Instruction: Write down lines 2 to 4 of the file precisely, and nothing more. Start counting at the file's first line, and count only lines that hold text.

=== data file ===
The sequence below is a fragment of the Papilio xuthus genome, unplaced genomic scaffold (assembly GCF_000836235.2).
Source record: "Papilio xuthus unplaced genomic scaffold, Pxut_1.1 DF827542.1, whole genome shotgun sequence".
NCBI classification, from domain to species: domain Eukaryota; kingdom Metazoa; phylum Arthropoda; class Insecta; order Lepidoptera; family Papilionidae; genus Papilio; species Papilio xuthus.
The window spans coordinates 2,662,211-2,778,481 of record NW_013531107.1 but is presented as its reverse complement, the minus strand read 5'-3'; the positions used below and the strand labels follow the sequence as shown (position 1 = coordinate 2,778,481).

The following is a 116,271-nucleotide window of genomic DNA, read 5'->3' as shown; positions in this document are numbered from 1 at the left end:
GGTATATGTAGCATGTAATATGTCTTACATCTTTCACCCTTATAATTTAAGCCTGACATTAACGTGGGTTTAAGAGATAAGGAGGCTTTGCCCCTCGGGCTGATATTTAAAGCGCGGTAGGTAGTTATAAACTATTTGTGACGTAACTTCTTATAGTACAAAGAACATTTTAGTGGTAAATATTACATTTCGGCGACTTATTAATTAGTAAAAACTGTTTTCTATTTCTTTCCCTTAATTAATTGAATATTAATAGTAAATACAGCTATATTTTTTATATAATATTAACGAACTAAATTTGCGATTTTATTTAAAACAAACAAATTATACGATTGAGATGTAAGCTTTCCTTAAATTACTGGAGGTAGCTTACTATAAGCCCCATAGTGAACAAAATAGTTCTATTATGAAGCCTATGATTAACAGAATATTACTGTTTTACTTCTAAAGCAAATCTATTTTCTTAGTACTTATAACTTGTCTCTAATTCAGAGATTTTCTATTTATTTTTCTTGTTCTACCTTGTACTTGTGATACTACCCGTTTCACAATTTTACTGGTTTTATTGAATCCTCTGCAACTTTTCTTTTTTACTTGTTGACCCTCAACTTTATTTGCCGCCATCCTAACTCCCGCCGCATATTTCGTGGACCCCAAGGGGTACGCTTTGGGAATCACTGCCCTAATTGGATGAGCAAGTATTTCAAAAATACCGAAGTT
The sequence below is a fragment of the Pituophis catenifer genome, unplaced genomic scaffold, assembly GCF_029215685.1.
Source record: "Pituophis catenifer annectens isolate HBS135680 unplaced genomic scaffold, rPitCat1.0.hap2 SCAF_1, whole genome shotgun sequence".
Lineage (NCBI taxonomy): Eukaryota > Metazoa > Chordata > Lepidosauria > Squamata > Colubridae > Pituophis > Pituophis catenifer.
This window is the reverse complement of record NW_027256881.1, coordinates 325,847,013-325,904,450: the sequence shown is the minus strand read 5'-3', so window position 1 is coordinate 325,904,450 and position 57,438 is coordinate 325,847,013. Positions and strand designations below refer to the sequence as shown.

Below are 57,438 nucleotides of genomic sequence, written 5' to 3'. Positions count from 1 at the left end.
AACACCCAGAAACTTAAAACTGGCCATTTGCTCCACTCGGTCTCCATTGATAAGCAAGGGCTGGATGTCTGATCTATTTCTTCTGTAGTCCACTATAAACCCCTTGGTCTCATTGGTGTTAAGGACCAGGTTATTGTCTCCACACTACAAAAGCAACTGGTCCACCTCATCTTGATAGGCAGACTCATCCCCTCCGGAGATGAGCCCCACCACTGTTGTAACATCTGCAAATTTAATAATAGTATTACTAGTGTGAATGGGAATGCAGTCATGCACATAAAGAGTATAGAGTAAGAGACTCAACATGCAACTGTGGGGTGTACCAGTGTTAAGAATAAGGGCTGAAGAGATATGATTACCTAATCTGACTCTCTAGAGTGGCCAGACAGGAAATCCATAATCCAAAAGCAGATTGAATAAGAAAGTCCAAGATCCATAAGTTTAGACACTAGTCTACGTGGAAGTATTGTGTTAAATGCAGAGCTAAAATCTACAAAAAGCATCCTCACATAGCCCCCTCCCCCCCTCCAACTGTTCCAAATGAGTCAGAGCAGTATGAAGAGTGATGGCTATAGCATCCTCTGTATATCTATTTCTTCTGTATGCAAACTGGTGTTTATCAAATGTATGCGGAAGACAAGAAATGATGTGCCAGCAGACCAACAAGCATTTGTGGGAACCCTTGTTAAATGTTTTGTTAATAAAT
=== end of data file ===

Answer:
Source record: "Papilio xuthus unplaced genomic scaffold, Pxut_1.1 DF827542.1, whole genome shotgun sequence".
NCBI classification, from domain to species: domain Eukaryota; kingdom Metazoa; phylum Arthropoda; class Insecta; order Lepidoptera; family Papilionidae; genus Papilio; species Papilio xuthus.
The window spans coordinates 2,662,211-2,778,481 of record NW_013531107.1 but is presented as its reverse complement, the minus strand read 5'-3'; the positions used below and the strand labels follow the sequence as shown (position 1 = coordinate 2,778,481).